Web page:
How to build a fake google street car:
Intellectual Property Donor.
In event of death, donate all intellectual property to the public domain.
Public Domain Countdown until the death of an artist.
Evan Roth is an artist and researcher whose work focuses on technology, open source and popular culture.
Roth has exhibited widely in the Americas, Europe and Asia, including the Sundance Film Festival, the MoMA, the Tate, the Fondation Cartier and te front page of YouTube.
Roth's work explores the overlap between free culture and popular culture.
Why does it matter what you name your image jpg? A good image file name can: 1) Be processed by a variety of different computer operating systems and 2) Help art directors will know who the art belongs to, even if it gets mixed with other artists.
What I've found from doing web design coding, is that in general, it's always a good practice to:
- Put the file name in lower case letters.
- It's a good habit to limit characters to letters, numbers, and underscores.
- Don't use blank spaces when you name a file. Instead use underscores to_separate_words.
- Try to include your own name on the file, so art directors remember who the image belongs to, such as: kateharper_catcard.jpg or kharper_cat_card.jpg
- Some art directors want the date or special words included in the image filename. For excample, a greeting cards publisher might want a separate image file for front and inside text. You might consider using front_harper_cat_1.jpg and inside_harper_cat_1.jpg
- Keep it under 56 characters, the shorter the better. I've found 10-20 characters is usually enough room to squeeze in my name and a description.
Here's more detailed information I found in this great article from Controlled Vocabulary Website on How to name image files. Read complete article and see all 8 tips...
1. Be careful with using special characters.
When creating file and folder names, limit your filenames to the characters A-Z, a-z, 0-9, underscore ( _ ), period ( . ), and hyphen ( - ). (But avoid using hyphens and periods since some older systems can't handle it.)
2. Do not use more than one period in a file name.
Save it for your extensions (.jpg .gif .png) Why? Because doing so will ensure full backwards compatibility for some operating systems. Also, some mail filtering programs will consider a file with two periods to be a "virus" or "worm."
3. Do not assume names are case sensitive - or - not case sensitive
Do not expect a directory to be able to hold separate elements named "Lifestyle" and "lifestyle", and , do not expect a file created with the name of "AN18256R.JPG" to be opened or found successfully using "an18256r.jpg". Read complete article and see all 8 tips...
Here's a helpful article by Maria Brophy :
Ten Questions to ask Before Hooking Up Your Art With a License"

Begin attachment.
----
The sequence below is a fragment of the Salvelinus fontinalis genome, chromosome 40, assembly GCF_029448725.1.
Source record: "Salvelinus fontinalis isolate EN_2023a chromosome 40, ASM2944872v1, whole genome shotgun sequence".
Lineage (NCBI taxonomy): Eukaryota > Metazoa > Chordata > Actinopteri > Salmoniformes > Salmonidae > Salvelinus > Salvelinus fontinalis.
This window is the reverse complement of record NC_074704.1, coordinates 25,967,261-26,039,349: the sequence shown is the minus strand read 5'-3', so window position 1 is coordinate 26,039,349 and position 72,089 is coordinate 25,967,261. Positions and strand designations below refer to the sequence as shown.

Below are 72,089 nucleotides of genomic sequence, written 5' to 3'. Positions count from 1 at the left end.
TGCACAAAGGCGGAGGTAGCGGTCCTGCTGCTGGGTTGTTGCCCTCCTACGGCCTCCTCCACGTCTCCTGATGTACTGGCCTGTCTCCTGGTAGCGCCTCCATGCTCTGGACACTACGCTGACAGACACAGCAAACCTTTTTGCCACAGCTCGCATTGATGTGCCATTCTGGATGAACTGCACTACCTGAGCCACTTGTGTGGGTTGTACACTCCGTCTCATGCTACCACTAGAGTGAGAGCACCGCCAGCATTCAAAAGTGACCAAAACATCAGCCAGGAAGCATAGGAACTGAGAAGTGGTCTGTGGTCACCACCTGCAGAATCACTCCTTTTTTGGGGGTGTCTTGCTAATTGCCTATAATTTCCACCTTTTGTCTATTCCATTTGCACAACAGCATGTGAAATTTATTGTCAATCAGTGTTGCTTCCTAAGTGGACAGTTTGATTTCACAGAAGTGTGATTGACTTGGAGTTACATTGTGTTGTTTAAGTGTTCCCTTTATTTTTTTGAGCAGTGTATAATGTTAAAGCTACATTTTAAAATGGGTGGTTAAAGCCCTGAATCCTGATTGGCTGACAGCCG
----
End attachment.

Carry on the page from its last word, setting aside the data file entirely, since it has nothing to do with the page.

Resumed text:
1.) What are your distribution channels? (Translated: where are your products sold?)
Distribution Channels can be broken down in this way:
Specialty: Includes boutiques and specific shops that cater to a particular lifestyle such as surf, skate, snow, fishing, dive, etc.
Upper Tier: High end department stores (i.e. Saks)
Mid tier: Middle end department stores (i.e. Penney’s)
Lower Tier: Target
Mass Market: Wal-Mart, K-Mart, Costco
Other: Catalogs, direct mail, online, televised shopping
You want to know where they sell their stuff because if it’s to Wal-Mart and you don’t want your art sold there, then cancel the engagement!
2.) Who are your top 5 retail accounts?
Booklet on 20 Steps to Art Licensing that is a list of suggested steps to to take for getting into art licensing. How to license your art to companies that publish greeting cards, and manufacture coffee mugs, magnets, wall hangings, kitchen items, and dozens of other gift items. This booklet covers 20 basic steps from how to prepare your art, to what companies to contact. It includes topics on: How to find agents, classes and what trade shows to attend. There are extensive resources on social media, licensing community groups, and lists of interviews with professional designers (5,200 words).
Maria Brophy is teaching a class called: ART LICENSING 101, and is being held Friday from 6-7:30 at San Clemente Arts in San Clemente, CA. Their website for details and registration is http://www.scartsupply.com. Cost is $10.00!
ART LICENSING 101: Artists can earn money over and over again from the same images through art licensing. It’s what I call “working smarter, not harder.” In this lecture, I cover the basics of art licensing, how it works, how to get ready for it, resources, and realistically what you can expect to gain, earn and get from licensing your art. I’m bringing the last 3 years of our profit loss reports to show exactly how much money we’ve made from licensing Drew Brophy’s art!
Maria Brophy, is CEO of Son of the Sea, Inc., Marketing & Licensing Drew Brophy Properties
www.sonofthesea.com and also has a blog that helps creative people design the career.